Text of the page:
We just returned from a long car trip through Minnesota and Wisconsin seeing lots of old friends and some family. Some folks we hadn't seen in 5-10 years and maybe won't see again for that long. The kids were champs in the upwards of 1700 mile journey. Asher even began sleeping through the night, right at eight weeks like clockwork. The picture of us is in Duluth, MN at Lake Superior.
Sutherland family blog page
Bum Genius? Part II
So, I promised an update on using cloth diapers. (You can check out my original post here) Now that Asher is 7 weeks old, I can honestly say that I am thrilled I made this choice. I can't deny that the greatest enjoyment is the lack of diaper transactions on my credit card! The Bum Genuis diapers are easy to use and I don't do a bit of toilet bending, dipping or scrubbing. The diapers run through a hot/cold cycle twice (only once with detergent) and then the terrycloth inserts go in the dryer while the outer shells hang dry. The hang-drying issue does require some thinking ahead because you need to have a few clean diapers for the lag time before the newly-washed diapers are ready to use. I originally bought 12 diapers, which I worked with for the first few weeks but ended up having to occasionally use a disposable because I couldn't keep up with the washing. I received three more as a gift and used 15 quite easily until just this week when I was given 6 more. With 15, I was still washing them every 36 hours or so (keep in mind this is a newborn who has to be changed every three hours). I'm looking forward to spreading things out a bit more now. I haven't had any problems with staining of the diapers either, though I suppose that gets worse with solids.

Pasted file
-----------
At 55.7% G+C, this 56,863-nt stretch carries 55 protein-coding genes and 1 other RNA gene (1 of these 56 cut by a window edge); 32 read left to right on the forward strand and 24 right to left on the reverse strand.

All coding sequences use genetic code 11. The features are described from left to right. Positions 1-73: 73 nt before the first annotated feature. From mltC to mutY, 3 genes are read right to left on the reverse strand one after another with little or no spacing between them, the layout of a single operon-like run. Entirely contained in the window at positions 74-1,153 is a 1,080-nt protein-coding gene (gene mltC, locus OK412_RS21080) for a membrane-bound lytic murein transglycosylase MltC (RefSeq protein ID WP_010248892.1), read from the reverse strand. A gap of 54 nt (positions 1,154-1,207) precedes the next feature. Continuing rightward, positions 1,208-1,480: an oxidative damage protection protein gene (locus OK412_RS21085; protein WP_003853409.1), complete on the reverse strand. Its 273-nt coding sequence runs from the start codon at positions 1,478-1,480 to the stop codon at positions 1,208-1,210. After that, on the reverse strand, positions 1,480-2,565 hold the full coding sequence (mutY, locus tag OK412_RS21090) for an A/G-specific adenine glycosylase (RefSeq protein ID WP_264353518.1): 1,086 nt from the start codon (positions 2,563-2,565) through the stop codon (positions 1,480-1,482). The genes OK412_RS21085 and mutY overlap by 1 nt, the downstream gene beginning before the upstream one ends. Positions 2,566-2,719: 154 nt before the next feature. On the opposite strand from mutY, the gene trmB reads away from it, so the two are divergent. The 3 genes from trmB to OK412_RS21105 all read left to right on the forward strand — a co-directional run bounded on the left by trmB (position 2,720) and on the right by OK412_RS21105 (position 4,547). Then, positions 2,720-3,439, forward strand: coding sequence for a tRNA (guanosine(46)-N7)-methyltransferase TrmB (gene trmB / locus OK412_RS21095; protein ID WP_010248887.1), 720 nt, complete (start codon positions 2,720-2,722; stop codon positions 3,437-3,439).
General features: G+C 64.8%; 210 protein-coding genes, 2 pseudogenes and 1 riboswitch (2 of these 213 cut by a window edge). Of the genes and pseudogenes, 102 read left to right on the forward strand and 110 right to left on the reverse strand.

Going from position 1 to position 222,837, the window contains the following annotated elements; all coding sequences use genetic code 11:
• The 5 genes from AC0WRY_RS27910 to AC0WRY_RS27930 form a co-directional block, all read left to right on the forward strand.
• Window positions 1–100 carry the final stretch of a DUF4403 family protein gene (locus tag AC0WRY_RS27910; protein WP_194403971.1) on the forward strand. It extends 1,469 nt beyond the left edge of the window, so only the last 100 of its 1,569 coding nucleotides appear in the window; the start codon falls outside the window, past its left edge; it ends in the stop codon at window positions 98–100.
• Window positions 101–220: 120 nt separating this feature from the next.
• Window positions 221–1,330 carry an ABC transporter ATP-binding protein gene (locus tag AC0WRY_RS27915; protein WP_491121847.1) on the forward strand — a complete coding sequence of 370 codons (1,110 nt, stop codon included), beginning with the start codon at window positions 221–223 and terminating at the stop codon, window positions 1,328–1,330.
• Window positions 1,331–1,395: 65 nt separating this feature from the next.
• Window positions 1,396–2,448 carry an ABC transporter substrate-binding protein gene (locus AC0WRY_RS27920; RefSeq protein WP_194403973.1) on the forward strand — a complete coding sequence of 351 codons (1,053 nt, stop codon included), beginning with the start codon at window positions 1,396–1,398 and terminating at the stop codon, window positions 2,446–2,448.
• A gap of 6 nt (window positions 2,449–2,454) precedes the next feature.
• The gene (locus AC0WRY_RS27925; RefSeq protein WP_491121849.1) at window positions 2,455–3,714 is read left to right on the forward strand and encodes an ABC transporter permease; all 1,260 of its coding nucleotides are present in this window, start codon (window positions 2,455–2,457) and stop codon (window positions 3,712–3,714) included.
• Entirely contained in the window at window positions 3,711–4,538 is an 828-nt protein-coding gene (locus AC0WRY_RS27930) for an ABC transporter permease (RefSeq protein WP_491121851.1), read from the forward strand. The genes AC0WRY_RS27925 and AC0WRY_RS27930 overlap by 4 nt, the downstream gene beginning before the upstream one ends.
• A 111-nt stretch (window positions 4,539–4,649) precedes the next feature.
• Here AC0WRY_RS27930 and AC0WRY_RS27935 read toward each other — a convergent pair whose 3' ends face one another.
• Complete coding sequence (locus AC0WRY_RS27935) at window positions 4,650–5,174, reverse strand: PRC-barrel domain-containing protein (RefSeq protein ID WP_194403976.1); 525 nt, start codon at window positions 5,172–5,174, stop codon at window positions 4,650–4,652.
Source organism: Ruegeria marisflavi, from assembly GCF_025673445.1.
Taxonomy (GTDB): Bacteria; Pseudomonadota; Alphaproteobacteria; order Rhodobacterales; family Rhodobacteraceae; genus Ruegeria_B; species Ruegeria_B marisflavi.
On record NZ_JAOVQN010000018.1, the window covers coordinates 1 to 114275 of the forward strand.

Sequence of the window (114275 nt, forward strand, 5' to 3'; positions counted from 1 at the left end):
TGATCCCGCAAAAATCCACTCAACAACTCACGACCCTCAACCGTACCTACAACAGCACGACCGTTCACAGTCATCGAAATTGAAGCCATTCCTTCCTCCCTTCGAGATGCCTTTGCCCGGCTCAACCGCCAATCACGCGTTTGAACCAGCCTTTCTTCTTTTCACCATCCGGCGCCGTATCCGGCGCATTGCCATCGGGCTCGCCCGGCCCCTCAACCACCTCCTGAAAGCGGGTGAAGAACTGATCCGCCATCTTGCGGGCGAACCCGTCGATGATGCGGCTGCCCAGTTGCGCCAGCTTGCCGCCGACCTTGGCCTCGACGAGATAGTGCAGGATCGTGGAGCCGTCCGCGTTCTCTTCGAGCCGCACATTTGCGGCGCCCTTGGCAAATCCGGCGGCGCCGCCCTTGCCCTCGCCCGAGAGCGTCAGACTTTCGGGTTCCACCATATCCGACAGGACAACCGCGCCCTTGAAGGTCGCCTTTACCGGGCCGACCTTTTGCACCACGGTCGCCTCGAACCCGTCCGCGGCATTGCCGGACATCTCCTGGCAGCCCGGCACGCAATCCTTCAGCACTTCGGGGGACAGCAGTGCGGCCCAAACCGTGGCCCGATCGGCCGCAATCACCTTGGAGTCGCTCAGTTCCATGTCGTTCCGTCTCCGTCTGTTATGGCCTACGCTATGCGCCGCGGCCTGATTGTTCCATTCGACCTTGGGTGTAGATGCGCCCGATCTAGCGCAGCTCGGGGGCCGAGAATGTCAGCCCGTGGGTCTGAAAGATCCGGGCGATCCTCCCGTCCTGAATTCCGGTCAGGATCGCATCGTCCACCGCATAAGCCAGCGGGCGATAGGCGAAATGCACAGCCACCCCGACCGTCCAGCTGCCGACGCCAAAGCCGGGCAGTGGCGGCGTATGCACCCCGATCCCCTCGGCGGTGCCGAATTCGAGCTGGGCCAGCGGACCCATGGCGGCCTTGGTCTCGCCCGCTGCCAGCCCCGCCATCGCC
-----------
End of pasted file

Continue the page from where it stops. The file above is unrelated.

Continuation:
Asher hasn't had a bit of diaper rash and has had much fewer blowouts than I remember with Bridger. The diaper holds quite a lot of liquid with the fleece covering next to baby's skin staying dry, but at a certain point I know he feels wet. This is probably going to make for more diaper changes, even as he gets older, but it also will bring out the other benefit of cloth diapers which is early potty training.
early boyhood comparisons
i know we shouldn't compare our kids but i've been telling everyone that asher is the spitting image of bridger as a baby. upon further reflection, this is quite untrue. although the resemblance between our boys at this age is pretty striking, they are actually quite different looking. You can see more comparisons by clicking here.
The Kite Runner
I just finished reading The Kite Runner by Khaled Hosseini last night. I've been glued to it for the past three days and its images have been in my mind when I'm not reading it. It is an amazing story on so many levels. The story is of two boys growing up in Afghanistan--one servant (Hassan) and one master (Amir)--who grew up like brothers. Hassan would do anything for his friend and ends up suffering unspeakably because of Amir's cowardice. The rest of the book is Amir's guilt and quest for redemption. In a word, this book is heartbreaking. Hassan is a pure Christ figure--servant and savior. Amir is the purely human figure--flawed, selfish and guilty. It is a story about loss and mistakes set brilliantly with the backdrop of a childhood in a stable Afghanistan which turned into a wartorn rubble just as the children's innocence disintegrated.